1 Descend, O sinner, to the woe!
Thy day of hope is done;
Light shall revisit thee no more,
Life with its sanguine dreams is o’er,
Love reaches not yon awful shore;
For ever sets thy sun!
2 Pass down to the eternal dark;
Yet not for rest nor sleep;
Thine is the everlasting tomb,
Thine the inexorable doom,
The moonless, mornless, sunless gloom,
Where souls for ever weep.
3 Depart, lost soul, thy tears to weep,
Thy never drying tears;
To sigh the never ending sigh,
To send up the unheeded cry,
Into the unresponding sky,
Whose silence mocks thy fears.
4 Call upon God; He hears no more;
Call upon death; ’tis dead;
Ask the live lightnings in their flight,
Seek for some sword of hell and night,
The worm that never dies to smite;
No weapon strikes its head.
5 Thou livest, and must ever live;
But life is now thy foe;
Thine is the sorrow shriveled brow,
Thine the eternal heartache now,
’Neath the long burden thou must bow,
The living death of woe.
6 Thy songs are at an end; thy harp
Shall solace thee no more;
All mirth has perished on thy grave,
The melody that could not save
Has died upon death’s sullen wave
That flung thee on this shore.
7 Earth, with its waves, and woods, and winds,
Its stars, and suns, and streams,
Its joyous air and gentle skies,
Filled with all happy melodies,
Has passed, or, with dark memories,
Comes back in torturing dreams.
8 Never again shalt thou behold,
As when a bounding boy,
The fresh buds of the fragrant spring,
Its song birds on their April wing,
And all its vales a-blossoming;
Or summer’s rosy joy.
9 No river of forgetfulness,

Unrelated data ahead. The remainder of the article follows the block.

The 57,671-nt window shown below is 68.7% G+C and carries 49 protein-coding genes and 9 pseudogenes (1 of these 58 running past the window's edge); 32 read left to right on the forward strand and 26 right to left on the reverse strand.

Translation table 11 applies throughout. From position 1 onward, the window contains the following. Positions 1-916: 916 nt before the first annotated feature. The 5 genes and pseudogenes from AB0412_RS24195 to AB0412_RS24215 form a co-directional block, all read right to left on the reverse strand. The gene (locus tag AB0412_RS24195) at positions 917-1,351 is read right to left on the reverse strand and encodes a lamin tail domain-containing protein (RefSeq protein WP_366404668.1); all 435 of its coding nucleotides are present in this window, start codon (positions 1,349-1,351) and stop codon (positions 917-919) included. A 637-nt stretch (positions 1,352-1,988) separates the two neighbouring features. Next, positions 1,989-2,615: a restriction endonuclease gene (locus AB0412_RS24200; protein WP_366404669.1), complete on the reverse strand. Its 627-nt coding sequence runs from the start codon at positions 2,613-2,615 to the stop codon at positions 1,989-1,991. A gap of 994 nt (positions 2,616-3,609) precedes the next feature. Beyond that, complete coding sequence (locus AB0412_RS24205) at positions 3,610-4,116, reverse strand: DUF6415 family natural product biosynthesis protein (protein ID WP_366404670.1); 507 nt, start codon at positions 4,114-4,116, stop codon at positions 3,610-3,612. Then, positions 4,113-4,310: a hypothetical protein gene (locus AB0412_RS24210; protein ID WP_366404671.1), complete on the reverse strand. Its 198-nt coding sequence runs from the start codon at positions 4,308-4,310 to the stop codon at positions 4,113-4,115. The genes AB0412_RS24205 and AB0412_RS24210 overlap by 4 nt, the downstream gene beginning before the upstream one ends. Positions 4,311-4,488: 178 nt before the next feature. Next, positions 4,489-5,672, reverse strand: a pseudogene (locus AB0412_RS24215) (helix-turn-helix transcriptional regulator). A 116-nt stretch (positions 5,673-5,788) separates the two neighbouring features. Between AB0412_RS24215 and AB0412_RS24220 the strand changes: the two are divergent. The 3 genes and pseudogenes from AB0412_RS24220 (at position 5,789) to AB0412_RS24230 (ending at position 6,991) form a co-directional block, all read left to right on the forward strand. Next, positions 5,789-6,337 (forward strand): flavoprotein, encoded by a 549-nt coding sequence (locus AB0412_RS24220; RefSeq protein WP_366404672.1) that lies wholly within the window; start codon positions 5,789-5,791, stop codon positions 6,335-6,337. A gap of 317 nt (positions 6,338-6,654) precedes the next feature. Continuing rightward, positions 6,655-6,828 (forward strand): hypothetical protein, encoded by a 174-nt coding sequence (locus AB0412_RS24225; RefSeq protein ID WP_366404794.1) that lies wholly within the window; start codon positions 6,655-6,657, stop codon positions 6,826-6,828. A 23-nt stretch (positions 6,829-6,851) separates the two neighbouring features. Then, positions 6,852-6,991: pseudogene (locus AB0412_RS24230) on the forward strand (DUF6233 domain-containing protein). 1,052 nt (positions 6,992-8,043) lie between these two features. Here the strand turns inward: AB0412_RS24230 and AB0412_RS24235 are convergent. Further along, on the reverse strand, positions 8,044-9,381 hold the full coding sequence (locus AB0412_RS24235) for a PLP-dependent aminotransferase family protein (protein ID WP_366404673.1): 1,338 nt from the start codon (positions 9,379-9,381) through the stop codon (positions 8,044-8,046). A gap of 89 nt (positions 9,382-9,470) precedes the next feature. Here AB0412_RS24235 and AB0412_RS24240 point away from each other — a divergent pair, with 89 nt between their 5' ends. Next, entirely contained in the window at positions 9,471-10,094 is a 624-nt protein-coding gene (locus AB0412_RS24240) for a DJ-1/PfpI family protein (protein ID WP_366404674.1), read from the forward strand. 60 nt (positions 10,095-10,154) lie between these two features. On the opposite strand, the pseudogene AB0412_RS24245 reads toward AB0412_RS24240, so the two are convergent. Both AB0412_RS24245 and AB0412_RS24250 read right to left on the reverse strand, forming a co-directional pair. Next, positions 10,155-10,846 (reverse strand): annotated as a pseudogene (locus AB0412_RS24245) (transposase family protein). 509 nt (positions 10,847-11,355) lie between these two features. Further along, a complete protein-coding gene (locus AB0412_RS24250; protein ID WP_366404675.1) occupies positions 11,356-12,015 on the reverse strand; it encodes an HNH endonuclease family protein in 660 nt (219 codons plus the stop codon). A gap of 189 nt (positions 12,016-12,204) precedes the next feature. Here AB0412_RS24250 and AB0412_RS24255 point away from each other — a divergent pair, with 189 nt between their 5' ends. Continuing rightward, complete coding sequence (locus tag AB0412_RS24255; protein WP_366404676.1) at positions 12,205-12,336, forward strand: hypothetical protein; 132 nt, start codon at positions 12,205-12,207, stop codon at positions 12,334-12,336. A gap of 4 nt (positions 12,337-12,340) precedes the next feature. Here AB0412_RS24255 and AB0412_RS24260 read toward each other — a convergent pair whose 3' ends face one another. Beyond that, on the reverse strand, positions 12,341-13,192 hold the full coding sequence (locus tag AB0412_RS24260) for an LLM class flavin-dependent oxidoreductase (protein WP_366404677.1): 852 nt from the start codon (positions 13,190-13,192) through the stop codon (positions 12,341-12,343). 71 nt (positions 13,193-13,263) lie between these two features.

As poets dreamed and sung,
Rolls yonder to efface the past,
To quench the sense of what thou wast,
To soothe or end thy pain at last,
Or cool thy burning tongue.
10 No God is there; no Christ; for He,
Whose word on earth was "Come,"
Hath said, "Depart: go, lost one, go,
Reap the sad harvest thou didst sow,
Join yon lost angels in their woe,
Their prison is thy home."
11 Descend, O sinner, to the gloom!
Hear the deep judgment-knell
Send forth its terror-shrieking sound
These walls of adamant around,
And filling to its utmost bound
Thy woeful, woeful hell.
12 Depart, O sinner, to the chain!
Enter the eternal cell;
To all that’s good, and true, and right,
To all that’s fond, and fair, and bright,
To all of holiness and light,
Bid thou thy last farewell!
Horatius Bonar was born at Edinburgh, in 1808. His education was obtained at the High School, and the University of his native city. He was ordained to the ministry, in 1837, and since then has been pastor at Kelso. In 1843, he joined the Free Church of Scotland. His reputation as a religious writer was first gained on the publication of the "Kelso Tracts," of which he was the author. He has also written many other prose works, some of which have had a very large circulation. Nor is he less favorably known as a religious poet and hymn-writer. The three series of "Hymns of Faith and Hope," have passed through several editions.
--Annotations of the Hymnal, Charles Hutchins, M.A. 1872… Go to person page >
Display Title: The Lost SoulFirst Line: Descend, O sinner, to the woe!Tune Title: BOGNOR REGISAuthor: Horatius BonarMeter: 86.88.86Source: Hymns of Faith and Hope, second series (London: James Nisbet and Company, 1861)